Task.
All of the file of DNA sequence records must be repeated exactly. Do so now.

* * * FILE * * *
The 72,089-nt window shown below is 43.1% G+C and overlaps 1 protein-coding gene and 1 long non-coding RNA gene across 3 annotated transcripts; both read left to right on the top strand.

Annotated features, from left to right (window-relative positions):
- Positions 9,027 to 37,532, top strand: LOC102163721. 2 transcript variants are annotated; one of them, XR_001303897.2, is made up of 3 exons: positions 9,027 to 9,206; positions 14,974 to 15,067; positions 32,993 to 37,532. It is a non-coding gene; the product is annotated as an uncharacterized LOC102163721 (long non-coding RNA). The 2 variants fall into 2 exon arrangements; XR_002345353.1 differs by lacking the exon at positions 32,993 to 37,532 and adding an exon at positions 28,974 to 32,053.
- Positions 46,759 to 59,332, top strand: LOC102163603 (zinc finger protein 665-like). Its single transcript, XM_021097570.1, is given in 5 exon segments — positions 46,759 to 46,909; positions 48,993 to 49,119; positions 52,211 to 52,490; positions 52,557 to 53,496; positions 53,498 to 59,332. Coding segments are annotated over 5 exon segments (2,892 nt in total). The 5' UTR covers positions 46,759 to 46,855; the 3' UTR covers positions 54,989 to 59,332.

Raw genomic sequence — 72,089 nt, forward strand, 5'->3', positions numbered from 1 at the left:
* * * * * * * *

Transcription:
The 72,089-nt window shown below is 43.1% G+C and overlaps 1 protein-coding gene and 1 long non-coding RNA gene across 3 annotated transcripts; both read left to right on the top strand.

Annotated features, from left to right (window-relative positions):
- Positions 9,027 to 37,532, top strand: LOC102163721. 2 transcript variants are annotated; one of them, XR_001303897.2, is made up of 3 exons: positions 9,027 to 9,206; positions 14,974 to 15,067; positions 32,993 to 37,532. It is a non-coding gene; the product is annotated as an uncharacterized LOC102163721 (long non-coding RNA). The 2 variants fall into 2 exon arrangements; XR_002345353.1 differs by lacking the exon at positions 32,993 to 37,532 and adding an exon at positions 28,974 to 32,053.
- Positions 46,759 to 59,332, top strand: LOC102163603 (zinc finger protein 665-like). Its single transcript, XM_021097570.1, is given in 5 exon segments — positions 46,759 to 46,909; positions 48,993 to 49,119; positions 52,211 to 52,490; positions 52,557 to 53,496; positions 53,498 to 59,332. Coding segments are annotated over 5 exon segments (2,892 nt in total). The 5' UTR covers positions 46,759 to 46,855; the 3' UTR covers positions 54,989 to 59,332.

Raw genomic sequence — 72,089 nt, forward strand, 5'->3', positions numbered from 1 at the left: